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Bebop Spoken There

Piers Paul Read: "Bruce Reynolds and Biggs shared an interest in Sex, Jazz and Hemingway." - (The Train Robbers by Piers Paul Read, Coronet Books 1979.)

George Shearing: "Speaking about Johann Sebastian Bach I think he'd be a real jazzer if he were alive today. I mean any man who has two wives, twenty kids, gets kicked out of the church for being too harmonically radical and drinks beer can't be all wrong can he?" - (Crescendo March 1984.)

Submissions for review

Whilst we appreciate the many emails, texts, messages and other communications we receive requesting album/gig reviews on BSH, regrettably, we are unable to reply to all of them other than those we are able to answer with a positive response.
Similarly, CDs received by post will only be considered if accompanied by sufficient background material.
Finally, bear in mind that this is a jazz-based site when submitting your album.
Lance

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Today Tuesday July 17

Afternoon

Classic Swing - The Ship, Front St., Monkseaton NE25 8DP. 1pm. Free.

Evening

Northern Monkey Brass Band - Glenholme Park, New Road, Crook DL15 8LN. 6:00-9:00pm. Free. Big BRASS Bash (Durham Brass Festival).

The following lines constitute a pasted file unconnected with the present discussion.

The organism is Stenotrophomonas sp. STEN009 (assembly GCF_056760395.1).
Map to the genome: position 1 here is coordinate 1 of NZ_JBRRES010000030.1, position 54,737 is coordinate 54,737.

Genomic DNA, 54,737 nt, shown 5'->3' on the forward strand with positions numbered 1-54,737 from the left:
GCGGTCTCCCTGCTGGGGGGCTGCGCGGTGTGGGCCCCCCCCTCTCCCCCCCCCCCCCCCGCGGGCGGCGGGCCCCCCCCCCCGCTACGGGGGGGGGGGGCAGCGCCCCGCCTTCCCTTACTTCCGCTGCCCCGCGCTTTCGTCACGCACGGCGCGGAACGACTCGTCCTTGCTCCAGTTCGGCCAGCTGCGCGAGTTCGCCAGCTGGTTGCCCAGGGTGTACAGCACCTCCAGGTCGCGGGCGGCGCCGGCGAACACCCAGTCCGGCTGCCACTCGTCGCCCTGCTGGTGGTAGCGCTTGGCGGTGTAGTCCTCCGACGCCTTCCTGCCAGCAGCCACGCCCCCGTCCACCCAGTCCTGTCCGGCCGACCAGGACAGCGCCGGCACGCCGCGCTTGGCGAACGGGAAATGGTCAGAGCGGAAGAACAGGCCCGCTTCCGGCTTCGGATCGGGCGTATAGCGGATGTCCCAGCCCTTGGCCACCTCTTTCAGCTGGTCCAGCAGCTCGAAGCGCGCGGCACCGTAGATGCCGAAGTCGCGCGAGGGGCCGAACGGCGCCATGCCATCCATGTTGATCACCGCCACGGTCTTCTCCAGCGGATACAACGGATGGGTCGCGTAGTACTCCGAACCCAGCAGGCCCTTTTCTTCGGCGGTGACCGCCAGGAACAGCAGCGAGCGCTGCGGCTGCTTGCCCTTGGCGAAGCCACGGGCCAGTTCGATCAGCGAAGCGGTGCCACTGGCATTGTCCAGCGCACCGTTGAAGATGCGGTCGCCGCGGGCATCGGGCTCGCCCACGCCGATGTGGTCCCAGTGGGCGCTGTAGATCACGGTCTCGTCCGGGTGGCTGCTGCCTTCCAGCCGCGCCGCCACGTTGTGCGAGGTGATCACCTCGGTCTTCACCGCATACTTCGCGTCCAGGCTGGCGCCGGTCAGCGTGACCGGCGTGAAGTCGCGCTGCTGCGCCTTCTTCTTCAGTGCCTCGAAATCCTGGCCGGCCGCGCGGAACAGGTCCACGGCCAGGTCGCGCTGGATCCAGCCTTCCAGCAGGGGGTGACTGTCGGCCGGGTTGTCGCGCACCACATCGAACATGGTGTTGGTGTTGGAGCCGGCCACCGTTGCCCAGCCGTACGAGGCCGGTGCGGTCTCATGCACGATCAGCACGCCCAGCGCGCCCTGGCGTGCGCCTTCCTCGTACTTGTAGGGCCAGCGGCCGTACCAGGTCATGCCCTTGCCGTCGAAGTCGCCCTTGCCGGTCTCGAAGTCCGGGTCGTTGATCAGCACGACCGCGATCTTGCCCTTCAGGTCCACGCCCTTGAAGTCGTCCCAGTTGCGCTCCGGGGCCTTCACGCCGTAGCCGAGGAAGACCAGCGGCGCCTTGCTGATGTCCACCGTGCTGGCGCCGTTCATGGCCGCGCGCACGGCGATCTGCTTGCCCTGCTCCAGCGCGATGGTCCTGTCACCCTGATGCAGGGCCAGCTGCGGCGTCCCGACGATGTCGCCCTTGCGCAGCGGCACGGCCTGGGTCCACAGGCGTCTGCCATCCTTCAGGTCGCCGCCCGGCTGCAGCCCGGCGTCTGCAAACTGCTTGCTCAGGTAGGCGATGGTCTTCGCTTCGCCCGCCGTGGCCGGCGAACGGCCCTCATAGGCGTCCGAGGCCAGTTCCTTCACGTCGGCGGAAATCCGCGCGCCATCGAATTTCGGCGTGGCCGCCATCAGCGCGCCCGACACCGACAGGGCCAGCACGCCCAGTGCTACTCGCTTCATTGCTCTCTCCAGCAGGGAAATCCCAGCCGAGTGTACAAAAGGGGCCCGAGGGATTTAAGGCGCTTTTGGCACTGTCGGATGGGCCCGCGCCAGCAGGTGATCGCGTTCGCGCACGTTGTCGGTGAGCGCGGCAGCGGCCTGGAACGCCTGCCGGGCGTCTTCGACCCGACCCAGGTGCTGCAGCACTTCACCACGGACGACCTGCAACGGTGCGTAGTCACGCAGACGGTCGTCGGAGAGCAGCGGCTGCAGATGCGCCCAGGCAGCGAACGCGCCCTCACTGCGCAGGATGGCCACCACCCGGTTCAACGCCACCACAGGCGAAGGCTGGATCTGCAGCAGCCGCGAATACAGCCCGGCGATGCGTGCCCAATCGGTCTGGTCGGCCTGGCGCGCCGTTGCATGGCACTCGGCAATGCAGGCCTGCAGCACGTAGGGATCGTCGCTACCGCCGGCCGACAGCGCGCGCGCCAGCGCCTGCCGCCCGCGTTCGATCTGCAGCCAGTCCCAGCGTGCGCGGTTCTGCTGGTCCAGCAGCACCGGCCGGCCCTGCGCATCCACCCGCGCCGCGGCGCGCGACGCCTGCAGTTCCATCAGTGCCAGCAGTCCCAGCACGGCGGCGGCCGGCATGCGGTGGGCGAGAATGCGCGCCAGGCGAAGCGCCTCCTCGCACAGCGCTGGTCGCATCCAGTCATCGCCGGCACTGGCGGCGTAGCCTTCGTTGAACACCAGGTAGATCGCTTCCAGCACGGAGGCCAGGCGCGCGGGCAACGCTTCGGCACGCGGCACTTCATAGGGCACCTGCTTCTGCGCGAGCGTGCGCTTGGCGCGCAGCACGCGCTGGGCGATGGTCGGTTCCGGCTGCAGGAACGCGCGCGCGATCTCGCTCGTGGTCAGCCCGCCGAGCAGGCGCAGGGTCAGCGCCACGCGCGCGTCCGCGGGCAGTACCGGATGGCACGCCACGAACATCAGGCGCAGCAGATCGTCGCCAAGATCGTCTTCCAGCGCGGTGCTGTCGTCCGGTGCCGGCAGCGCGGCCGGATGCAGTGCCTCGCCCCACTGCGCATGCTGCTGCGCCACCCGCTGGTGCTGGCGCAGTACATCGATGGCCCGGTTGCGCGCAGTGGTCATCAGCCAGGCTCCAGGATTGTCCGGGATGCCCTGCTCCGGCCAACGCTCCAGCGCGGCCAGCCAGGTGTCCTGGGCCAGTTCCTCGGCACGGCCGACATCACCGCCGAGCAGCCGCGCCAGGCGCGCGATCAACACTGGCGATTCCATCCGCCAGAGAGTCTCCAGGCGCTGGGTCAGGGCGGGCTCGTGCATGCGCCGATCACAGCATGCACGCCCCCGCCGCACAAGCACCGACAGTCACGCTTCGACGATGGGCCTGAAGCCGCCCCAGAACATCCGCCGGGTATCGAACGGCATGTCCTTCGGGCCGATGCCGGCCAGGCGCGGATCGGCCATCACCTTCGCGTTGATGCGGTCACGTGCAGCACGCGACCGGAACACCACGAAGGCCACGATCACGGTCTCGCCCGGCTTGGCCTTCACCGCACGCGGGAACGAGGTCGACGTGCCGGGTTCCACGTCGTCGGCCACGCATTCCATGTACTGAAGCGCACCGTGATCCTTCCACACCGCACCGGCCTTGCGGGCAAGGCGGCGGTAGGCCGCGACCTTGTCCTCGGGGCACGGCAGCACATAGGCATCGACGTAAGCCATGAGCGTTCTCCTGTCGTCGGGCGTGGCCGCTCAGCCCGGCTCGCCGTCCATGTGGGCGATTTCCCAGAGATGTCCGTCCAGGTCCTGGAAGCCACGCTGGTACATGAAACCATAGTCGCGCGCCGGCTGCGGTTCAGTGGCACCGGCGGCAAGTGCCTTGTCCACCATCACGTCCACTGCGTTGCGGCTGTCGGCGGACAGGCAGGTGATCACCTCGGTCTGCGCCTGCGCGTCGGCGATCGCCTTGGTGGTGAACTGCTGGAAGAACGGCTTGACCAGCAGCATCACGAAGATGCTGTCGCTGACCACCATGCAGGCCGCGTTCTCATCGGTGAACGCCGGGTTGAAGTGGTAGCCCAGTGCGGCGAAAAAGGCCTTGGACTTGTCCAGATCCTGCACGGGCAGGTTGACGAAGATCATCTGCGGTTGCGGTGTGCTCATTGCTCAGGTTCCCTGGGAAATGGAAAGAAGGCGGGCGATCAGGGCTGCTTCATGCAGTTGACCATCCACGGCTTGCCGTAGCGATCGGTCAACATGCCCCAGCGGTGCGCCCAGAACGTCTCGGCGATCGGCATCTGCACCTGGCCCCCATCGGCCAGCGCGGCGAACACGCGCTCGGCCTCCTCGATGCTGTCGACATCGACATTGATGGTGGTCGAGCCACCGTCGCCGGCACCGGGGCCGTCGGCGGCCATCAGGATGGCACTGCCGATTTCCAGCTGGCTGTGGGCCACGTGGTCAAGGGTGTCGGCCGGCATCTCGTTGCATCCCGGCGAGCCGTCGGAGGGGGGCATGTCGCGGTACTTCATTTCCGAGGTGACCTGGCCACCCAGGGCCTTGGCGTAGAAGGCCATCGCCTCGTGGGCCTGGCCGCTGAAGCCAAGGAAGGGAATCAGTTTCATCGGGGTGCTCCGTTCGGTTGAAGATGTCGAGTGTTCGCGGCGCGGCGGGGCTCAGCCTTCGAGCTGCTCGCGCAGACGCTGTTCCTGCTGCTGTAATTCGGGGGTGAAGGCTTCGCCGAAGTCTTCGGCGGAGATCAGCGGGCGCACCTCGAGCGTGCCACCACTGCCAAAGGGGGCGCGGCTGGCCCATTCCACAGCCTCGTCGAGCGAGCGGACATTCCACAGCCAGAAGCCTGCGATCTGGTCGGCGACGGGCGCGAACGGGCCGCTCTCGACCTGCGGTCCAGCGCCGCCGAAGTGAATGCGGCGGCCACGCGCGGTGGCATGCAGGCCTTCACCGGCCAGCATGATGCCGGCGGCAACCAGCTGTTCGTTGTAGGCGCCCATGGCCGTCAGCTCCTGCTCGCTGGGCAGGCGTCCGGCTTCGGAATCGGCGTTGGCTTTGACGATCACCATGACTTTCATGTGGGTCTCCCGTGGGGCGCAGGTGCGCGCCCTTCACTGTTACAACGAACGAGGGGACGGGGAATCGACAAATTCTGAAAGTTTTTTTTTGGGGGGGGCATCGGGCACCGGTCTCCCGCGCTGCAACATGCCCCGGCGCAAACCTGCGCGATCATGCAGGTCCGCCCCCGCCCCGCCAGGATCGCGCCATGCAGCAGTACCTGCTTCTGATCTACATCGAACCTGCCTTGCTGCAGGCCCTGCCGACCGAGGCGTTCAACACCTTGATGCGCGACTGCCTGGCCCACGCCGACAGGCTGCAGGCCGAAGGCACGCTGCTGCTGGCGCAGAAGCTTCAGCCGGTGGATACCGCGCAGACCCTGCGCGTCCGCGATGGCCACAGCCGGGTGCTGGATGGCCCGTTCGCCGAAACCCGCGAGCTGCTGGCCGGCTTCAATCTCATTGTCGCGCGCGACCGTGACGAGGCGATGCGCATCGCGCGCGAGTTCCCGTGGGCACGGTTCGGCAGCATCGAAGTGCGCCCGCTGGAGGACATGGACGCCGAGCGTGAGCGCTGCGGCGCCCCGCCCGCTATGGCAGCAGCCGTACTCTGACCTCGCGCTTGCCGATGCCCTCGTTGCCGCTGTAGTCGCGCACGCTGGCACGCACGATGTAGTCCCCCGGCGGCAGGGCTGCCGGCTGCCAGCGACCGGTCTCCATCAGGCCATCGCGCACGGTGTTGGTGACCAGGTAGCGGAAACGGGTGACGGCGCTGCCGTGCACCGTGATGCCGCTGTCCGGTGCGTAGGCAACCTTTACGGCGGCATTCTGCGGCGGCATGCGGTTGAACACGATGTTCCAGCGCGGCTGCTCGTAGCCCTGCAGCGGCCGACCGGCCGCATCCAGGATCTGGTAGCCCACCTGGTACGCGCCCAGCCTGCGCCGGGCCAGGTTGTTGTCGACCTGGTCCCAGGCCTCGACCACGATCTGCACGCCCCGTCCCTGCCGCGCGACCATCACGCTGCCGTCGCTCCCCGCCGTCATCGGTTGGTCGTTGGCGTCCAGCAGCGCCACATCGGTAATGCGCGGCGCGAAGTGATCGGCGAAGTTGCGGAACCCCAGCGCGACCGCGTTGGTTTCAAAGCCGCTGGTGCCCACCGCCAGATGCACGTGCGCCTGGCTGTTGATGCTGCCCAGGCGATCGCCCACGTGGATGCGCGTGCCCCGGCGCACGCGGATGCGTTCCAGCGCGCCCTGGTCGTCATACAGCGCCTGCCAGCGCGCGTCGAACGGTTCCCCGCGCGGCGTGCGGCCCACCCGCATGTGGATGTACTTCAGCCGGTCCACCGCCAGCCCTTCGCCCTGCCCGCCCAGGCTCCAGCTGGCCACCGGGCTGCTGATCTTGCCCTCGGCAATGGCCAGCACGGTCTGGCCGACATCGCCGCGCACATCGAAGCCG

Jam session - Jazz Café, Pink Lane, Newcastle NE1 5DW. Tel: 0191 222 9882. 8:00pm. Free. House trio: Steve Glendinning, Paul Grainger, Rob Walker.

Francis Tulip Quartet - Fox Inn, West End Terrace, Hexham NE46 3DB. Tel: 01434 603681. 8:30pm. Free (donations).

Reel Brass + Shake ‘Em Up Brass Band - Lanchester, Co. Durham DH7. 6:00-9:00pm. Free. Town centre street performance. Durham Brass Festival (Street Ceilidh).

Hokum Hotshots - Royal Northumberland Yacht Club, South Harbour, Blyth NE24 3PB. 7:00pm. £10.00.

To the best of our knowledge, details of the above events are correct but may be subject to alteration.

Thursday, June 22, 2017

Durham University Big Band @ The Jazz Café - June 21

(Review by Russell/Photos courtesy of Mike Tilley)
University bands are by their very nature in a constant state of flux. Students graduate, moving on to who knows what? The standard varies from one academic year to the next. Durham University Big Band has achieved the seemingly impossible in maintaining the highest of standards over two or three years, perhaps longer. The current edition of DUBB is an exceptionally talented ensemble and this Newcastle Jazz Café gig would be the last time they would perform together in public.